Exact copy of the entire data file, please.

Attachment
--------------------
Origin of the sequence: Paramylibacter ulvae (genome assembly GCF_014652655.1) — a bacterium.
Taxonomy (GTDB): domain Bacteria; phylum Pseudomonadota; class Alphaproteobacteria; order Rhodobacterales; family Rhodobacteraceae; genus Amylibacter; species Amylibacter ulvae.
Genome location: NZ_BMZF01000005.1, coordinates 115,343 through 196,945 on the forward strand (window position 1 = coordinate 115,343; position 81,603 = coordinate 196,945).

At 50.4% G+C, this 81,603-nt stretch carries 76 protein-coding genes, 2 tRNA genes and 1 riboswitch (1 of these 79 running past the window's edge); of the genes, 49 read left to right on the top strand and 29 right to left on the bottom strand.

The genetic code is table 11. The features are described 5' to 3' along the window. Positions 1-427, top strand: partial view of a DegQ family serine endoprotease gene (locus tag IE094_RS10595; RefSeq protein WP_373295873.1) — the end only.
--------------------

Origin of the sequence: Paramylibacter ulvae (genome assembly GCF_014652655.1) — a bacterium.
Taxonomy (GTDB): domain Bacteria; phylum Pseudomonadota; class Alphaproteobacteria; order Rhodobacterales; family Rhodobacteraceae; genus Amylibacter; species Amylibacter ulvae.
Genome location: NZ_BMZF01000005.1, coordinates 115,343 through 196,945 on the forward strand (window position 1 = coordinate 115,343; position 81,603 = coordinate 196,945).

At 50.4% G+C, this 81,603-nt stretch carries 76 protein-coding genes, 2 tRNA genes and 1 riboswitch (1 of these 79 running past the window's edge); of the genes, 49 read left to right on the top strand and 29 right to left on the bottom strand.

The genetic code is table 11. The features are described 5' to 3' along the window. Positions 1-427, top strand: partial view of a DegQ family serine endoprotease gene (locus tag IE094_RS10595; RefSeq protein WP_373295873.1) — the end only.